Every appliance runs smoothly and the electrical system in your home is one of the last things you worry about.
However, the time comes when a problem arises, maybe in the middle of the night, and you are forced to fix it up yourself.
Dealing with wires in your sockets is one of the activities you want to pay a lot of attention to.
The neutral wire is an important component and one mistake with it can give you more to worry about.
This article presents you with all you need to know about identifying a neutral wire, including how to go about the simple process with a multimeter.
Let’s get right in.
Types Of Wires
Before diving into the whole process, you need to have an understanding of your home’s electrical system.
In a home electrical circuit, there are three types of wires. These are the live wire, the neutral wire, and the ground wire.
The live wire is the hot wire that carries electricity from the primary source to the socket and electrical appliance in need.
If the circuit is open, there is always current running through the live wire.
The earth wire is also known as the circuit protective conductor (CPC) and serves the function of directing current to the ground.
The neutral wire takes current away from the electrical appliance and back into the power source.
It is important, as the wire completes the circuit. It ensures that current flows back into the primary power source and is supplied to other appliances.
In case you want to make changes to your electrical components, you need to identify which of your wires is neutral.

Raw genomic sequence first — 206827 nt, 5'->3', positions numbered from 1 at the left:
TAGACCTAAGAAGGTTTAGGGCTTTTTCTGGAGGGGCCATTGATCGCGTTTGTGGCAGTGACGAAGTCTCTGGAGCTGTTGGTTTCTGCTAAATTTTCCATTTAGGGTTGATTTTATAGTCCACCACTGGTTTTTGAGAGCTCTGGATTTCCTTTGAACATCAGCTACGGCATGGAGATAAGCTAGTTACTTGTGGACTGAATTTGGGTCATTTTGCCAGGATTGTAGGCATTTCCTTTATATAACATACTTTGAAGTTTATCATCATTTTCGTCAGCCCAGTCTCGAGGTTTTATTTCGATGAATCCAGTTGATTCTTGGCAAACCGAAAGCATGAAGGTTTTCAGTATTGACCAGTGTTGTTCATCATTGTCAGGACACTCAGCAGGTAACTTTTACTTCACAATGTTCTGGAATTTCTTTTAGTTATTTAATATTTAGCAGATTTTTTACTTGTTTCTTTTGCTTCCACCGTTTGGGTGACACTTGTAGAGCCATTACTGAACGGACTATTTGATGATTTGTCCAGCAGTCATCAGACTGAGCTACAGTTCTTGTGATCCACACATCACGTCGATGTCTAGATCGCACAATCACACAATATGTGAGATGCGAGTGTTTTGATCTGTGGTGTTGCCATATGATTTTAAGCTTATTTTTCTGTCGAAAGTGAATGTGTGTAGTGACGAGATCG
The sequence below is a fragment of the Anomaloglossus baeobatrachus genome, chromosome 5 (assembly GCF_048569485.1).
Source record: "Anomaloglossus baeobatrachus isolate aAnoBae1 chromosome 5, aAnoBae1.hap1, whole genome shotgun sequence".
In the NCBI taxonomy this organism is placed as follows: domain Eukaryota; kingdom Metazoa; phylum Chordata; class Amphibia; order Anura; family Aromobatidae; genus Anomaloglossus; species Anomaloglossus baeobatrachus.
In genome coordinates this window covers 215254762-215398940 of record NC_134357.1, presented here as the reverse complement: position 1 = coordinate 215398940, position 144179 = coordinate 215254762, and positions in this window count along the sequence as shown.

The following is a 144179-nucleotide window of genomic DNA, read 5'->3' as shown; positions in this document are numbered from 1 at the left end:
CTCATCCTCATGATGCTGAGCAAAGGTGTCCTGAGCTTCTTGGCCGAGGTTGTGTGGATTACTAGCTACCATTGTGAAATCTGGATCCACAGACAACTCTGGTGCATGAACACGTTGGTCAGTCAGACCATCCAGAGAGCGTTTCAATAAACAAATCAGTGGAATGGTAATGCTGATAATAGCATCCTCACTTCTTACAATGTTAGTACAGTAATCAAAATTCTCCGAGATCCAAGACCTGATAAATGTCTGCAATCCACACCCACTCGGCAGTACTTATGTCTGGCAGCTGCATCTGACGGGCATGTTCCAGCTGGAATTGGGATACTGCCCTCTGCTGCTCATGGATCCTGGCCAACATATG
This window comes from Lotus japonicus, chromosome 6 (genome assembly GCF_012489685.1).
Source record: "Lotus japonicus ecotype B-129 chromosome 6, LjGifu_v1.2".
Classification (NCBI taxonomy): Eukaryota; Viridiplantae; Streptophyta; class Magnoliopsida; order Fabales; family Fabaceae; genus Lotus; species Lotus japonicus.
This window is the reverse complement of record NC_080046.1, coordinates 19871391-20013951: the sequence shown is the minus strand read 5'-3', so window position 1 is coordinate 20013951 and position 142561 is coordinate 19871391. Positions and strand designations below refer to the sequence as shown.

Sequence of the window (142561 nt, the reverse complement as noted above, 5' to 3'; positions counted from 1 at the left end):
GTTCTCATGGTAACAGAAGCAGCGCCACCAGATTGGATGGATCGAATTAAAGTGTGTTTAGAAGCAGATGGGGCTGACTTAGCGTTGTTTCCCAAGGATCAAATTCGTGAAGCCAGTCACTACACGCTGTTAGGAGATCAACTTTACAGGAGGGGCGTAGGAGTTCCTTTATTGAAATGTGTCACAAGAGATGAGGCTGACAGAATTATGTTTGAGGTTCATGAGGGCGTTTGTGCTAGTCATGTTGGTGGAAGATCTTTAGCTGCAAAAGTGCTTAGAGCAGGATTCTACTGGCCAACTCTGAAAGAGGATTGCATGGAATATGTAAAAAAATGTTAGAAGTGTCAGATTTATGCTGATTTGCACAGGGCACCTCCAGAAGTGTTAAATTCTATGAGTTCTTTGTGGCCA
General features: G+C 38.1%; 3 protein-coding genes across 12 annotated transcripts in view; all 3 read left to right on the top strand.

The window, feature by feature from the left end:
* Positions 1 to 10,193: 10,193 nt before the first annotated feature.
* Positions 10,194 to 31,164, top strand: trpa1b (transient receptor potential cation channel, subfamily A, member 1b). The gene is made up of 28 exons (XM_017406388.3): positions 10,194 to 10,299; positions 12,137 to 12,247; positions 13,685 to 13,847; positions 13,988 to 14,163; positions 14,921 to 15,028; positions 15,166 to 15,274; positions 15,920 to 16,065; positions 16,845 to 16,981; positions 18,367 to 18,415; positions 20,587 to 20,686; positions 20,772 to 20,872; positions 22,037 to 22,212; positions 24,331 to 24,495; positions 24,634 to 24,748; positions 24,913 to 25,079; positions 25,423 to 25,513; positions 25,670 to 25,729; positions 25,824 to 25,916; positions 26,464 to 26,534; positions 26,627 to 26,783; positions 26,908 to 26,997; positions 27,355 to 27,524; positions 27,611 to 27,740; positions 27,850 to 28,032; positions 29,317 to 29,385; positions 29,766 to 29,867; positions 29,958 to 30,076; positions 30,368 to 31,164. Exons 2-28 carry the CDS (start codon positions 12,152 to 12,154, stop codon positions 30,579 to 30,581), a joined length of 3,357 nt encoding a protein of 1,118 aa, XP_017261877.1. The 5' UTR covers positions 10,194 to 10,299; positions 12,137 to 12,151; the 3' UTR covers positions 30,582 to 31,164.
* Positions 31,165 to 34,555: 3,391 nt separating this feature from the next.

This way, you avoid damaging the whole electrical system.
Equipment Needed To Identify A Neutral Wire
There are three ways to identify your neutral wires and the method you choose determines which tool or equipment you need.
The required tools include
- A Multimeter
- Appropriate color code guide for your electrical system
- Voltage tester.
- Third hand (tool)
How To Identify Neutral Wire With Multimeter
Set the multimeter to the highest voltage range, ground your black (negative) probe on a metal surface, and place the red (positive) probe on each of the exposed wire endings. The multimeter does not produce any reading if the wire is neutral.
This process, as well as other methods of identifying a neutral wire, will be explained further.
- Take Preemptive Measures
To accurately test which of your wires is neutral, you need current to be flowing through them.
You don’t want to get hurt, so the most important safety measure to take note of is wearing safely insulated gloves.
Other measures include keeping your hands dry at all times and ensuring that the wire endings never have contact with each other.
- Open Wall Sockets
Locate a wall socket and open it to expose your wires.
You’d expect to see them screwed into different terminals within the socket, so you need a screwdriver to both open it up and free up the wires.
- Set Multimeter To Voltage
Turn your multimeter dial to the highest AC voltage range.
Home appliances make use of AC voltage, so this is what you want to be testing.